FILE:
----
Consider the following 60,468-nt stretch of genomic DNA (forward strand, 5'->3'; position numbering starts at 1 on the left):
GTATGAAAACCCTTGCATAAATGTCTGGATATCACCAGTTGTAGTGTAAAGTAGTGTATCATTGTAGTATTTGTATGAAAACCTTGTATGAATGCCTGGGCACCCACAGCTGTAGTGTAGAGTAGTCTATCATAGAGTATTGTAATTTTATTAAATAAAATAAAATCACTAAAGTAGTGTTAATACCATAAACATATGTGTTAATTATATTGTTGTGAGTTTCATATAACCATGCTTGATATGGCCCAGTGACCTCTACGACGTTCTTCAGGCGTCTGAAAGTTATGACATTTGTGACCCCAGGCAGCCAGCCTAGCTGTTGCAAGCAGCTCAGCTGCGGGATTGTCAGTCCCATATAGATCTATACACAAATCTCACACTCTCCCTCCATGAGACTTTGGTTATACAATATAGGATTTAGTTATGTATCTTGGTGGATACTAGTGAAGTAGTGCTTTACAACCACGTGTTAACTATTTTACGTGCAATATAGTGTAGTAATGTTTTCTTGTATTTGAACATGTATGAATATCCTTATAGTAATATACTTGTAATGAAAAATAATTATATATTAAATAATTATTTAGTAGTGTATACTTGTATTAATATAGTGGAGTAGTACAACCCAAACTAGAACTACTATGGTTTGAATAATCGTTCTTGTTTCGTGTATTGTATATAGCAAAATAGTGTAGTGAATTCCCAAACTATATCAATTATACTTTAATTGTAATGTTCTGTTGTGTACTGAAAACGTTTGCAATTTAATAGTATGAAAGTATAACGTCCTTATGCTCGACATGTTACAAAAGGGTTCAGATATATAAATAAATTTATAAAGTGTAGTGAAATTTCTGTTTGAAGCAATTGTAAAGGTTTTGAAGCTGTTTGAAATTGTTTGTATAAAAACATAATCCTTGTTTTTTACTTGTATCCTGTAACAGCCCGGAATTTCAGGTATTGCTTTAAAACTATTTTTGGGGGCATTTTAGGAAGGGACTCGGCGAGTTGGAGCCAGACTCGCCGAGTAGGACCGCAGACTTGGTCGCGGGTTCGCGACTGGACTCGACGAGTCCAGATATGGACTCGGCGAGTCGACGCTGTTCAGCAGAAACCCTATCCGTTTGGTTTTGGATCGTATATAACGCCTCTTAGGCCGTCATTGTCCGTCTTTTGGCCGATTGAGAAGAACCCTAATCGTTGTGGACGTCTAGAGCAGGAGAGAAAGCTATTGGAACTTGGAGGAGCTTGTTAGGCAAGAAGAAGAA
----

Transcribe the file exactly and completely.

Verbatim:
Consider the following 60,468-nt stretch of genomic DNA (forward strand, 5'->3'; position numbering starts at 1 on the left):
GTATGAAAACCCTTGCATAAATGTCTGGATATCACCAGTTGTAGTGTAAAGTAGTGTATCATTGTAGTATTTGTATGAAAACCTTGTATGAATGCCTGGGCACCCACAGCTGTAGTGTAGAGTAGTCTATCATAGAGTATTGTAATTTTATTAAATAAAATAAAATCACTAAAGTAGTGTTAATACCATAAACATATGTGTTAATTATATTGTTGTGAGTTTCATATAACCATGCTTGATATGGCCCAGTGACCTCTACGACGTTCTTCAGGCGTCTGAAAGTTATGACATTTGTGACCCCAGGCAGCCAGCCTAGCTGTTGCAAGCAGCTCAGCTGCGGGATTGTCAGTCCCATATAGATCTATACACAAATCTCACACTCTCCCTCCATGAGACTTTGGTTATACAATATAGGATTTAGTTATGTATCTTGGTGGATACTAGTGAAGTAGTGCTTTACAACCACGTGTTAACTATTTTACGTGCAATATAGTGTAGTAATGTTTTCTTGTATTTGAACATGTATGAATATCCTTATAGTAATATACTTGTAATGAAAAATAATTATATATTAAATAATTATTTAGTAGTGTATACTTGTATTAATATAGTGGAGTAGTACAACCCAAACTAGAACTACTATGGTTTGAATAATCGTTCTTGTTTCGTGTATTGTATATAGCAAAATAGTGTAGTGAATTCCCAAACTATATCAATTATACTTTAATTGTAATGTTCTGTTGTGTACTGAAAACGTTTGCAATTTAATAGTATGAAAGTATAACGTCCTTATGCTCGACATGTTACAAAAGGGTTCAGATATATAAATAAATTTATAAAGTGTAGTGAAATTTCTGTTTGAAGCAATTGTAAAGGTTTTGAAGCTGTTTGAAATTGTTTGTATAAAAACATAATCCTTGTTTTTTACTTGTATCCTGTAACAGCCCGGAATTTCAGGTATTGCTTTAAAACTATTTTTGGGGGCATTTTAGGAAGGGACTCGGCGAGTTGGAGCCAGACTCGCCGAGTAGGACCGCAGACTTGGTCGCGGGTTCGCGACTGGACTCGACGAGTCCAGATATGGACTCGGCGAGTCGACGCTGTTCAGCAGAAACCCTATCCGTTTGGTTTTGGATCGTATATAACGCCTCTTAGGCCGTCATTGTCCGTCTTTTGGCCGATTGAGAAGAACCCTAATCGTTGTGGACGTCTAGAGCAGGAGAGAAAGCTATTGGAACTTGGAGGAGCTTGTTAGGCAAGAAGAAGAA